Educator's 'adventure' offers float trips on Missouri, Mississippi rivers
We'll call him "Gumby" of the river -- a flexible river guide who can shape your experience however you'd like.
Just as the green, human-like clay figure of media fame is adaptable, Mike Clark can tailor guests' experiences along the Missouri or Mississippi rivers for St. Louis area day trips, full-moon floats, multi-day canoe campaign trips or more.
"I can be a cook and wild-eyed river guide or I can become a sage, old river traveller who understands the natural things going on out there. I work either side of the business," said Clark, co-owner of Big Muddy Adventures, a professional river guiding and outfitting company in St. Louis just downstream of the confluence of the two big rivers.
Clark can offer an in-depth view of the river ecosystem because he's a longtime educator. He teaches computer lab, science and history part-time at St. Ann School in Normandy. He's also developed annual online learning adventure expeditions.
His experiences led him to a quote attributed to Mark Twain: "Don't let school get in the way of your education."
In many ways, Clark said, a "school with walls doesn't serve the needs of all the children. ... I'm looking to reach those kids" as well as others.
Clark has taken guests as young as 2 years old and as old as 90 for a ride along the river.
"I get a whole bunch of different kinds of people. I do a bunch of different kinds of things, as far as trips. I'll go out with a group of five or six guys who want to get away. We'll go out for four days and three nights. We'll go ... maybe 130 miles on the Mississippi River, and we'll just keep traveling, expeditionary style. We'll make a camp, hang out, eat, wake up the next morning, paddle away, get out, make camp."
An alternative is a day trip with a family, for example. They'll go to an island, hike around. "We'll get a feel for the largest moving body of water on our side of the earth. It's an amazing experience."
Others are out-of-towners. He'd like to work with more repeat customers, guide them so they can go out on a canoe themselves.
Another river trip is what is called "trash bashes" by canoe "where we do eco-trips and partner up with Missouri River Relief and Living Lands and Waters where they come to town and do a clean-up, like we had just two weeks ago. ... We have an island that we have completely cleaned. There's absolutely no trash on it, as of two weeks ago. You won't find one on the Mississippi River, but we got one. We worked at it for two years. That's one of my favorites. As a business, it doesn't do well on a profit-loss basis."
It's hard to pick his favorite place on the river, but he spends a lot of time between the confluence and the St. Louis riverfront, what he calls urban waters. It has the only 11 non-commercially navigable miles of the river. "There is no commercial traffic allowed. ... They use the canal. There is this whole stretch of river with two fantastic, pristine islands where you don't see a tow boat. Very few boaters. I like that."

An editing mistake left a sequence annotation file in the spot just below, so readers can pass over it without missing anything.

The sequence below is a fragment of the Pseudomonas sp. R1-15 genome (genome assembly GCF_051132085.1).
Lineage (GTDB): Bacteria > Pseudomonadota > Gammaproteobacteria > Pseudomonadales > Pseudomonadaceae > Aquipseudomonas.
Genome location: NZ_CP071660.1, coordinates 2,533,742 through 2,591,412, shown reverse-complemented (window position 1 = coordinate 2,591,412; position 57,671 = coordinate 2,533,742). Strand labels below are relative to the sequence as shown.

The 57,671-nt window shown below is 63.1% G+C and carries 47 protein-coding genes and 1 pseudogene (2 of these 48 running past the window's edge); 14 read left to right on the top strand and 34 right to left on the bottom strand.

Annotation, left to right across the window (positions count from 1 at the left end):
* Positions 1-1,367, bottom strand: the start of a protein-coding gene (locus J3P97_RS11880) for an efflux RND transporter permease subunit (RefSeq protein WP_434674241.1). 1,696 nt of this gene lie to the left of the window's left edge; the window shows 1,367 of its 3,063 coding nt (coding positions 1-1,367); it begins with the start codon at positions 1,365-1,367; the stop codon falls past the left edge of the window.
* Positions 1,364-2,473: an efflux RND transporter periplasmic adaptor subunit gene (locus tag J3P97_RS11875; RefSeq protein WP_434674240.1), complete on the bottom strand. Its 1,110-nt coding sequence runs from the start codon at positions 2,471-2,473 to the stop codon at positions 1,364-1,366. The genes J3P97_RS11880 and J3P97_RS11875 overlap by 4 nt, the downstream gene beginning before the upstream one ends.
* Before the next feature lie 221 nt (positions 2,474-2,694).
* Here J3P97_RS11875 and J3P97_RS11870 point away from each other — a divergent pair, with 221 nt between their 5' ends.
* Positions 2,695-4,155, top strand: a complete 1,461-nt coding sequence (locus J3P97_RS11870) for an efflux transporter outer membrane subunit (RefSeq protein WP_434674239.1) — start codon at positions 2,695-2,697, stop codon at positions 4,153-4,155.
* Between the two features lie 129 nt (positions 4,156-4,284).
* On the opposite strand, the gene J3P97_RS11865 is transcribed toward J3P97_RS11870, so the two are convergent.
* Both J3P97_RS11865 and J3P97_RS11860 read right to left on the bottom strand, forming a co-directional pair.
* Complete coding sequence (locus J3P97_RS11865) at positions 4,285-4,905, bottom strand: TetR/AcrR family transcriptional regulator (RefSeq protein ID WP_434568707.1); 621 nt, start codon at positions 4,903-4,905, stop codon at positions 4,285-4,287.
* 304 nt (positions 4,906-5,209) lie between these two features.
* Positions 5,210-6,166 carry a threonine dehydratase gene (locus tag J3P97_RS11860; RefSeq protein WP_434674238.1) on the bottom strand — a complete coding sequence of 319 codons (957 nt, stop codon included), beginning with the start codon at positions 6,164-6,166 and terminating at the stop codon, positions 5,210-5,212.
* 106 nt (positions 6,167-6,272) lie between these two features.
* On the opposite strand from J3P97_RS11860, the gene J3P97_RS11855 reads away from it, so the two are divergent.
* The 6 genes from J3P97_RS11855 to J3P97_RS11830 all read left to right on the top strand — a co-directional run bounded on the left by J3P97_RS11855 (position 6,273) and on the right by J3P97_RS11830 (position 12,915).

Another spot is south, below Memphis, from Clarksdale and Helena, Ark., to Nachez, Miss. "That's probably my favorite stretch. But I don't guide that very often. I do the middle Mississippi. I really like Ste. Genevieve to Trail of Tears State Park in Cape Girardeau. That's a fabulous, great trip," he said.
The Missouri River also has highlights. "Hermann to Washington is a fantastic, 20-mile river trip, really beautiful. The bluffs coming into play there along the Katy Trail. Some beautiful islands."
Clark sees himself as an evangelist for the river. "You can go out there. We've been doing it for 4,000 years, paddling along this river. Why people are so deathly afraid of it, I can't quite comprehend. I know people should be highly respectful of this river. You should know what you're doing before you go out there, and you should prepare to do it well, just like you do when you're going to climb mountains or hike in grizzly bear country. ... Paddling this river shouldn't be so feared."
Big Muddy Adventures conducts annual online learning adventure
expeditions retracing historic exploration routes. The adventures focus
on the natural environment and human development along America's great
Big Muddy guides collaborate with teachers and students to explore
historic sites, study the ecosystems, conduct scientific experiments,
interview experts and record the information and daily data on the Big
Muddy website, 2muddy.com . Expedition updates also include journals, photos, original illustrations, paintings and short video clips.
Hands-on workshops and presentations bring the experience of
canoe-making and river adventure to a school or large group. These
events enable teachers and students to make a connection to the
experience of river exploration.
Mike Clark, founder of Big Muddy, said his 26 years of Catholic
school teaching has served him well. This year, he noted, "we took kids
on the water with us for a day. Generally it's a virtual interactive
expeditional project where my business partner and I go out and paddle.
... We have a yearning to be out there exploring."
Clark said the adventurers can reply directly to students, responding to their curiosity.
These type of efforts, Clark said, get students away from textbooks
and are a good alternative. "I believe it can transform education."
Big Muddy Adventures will host a booth at the Wings of Spring Festival Saturday, May 12, at the Riverlands in West Alton.
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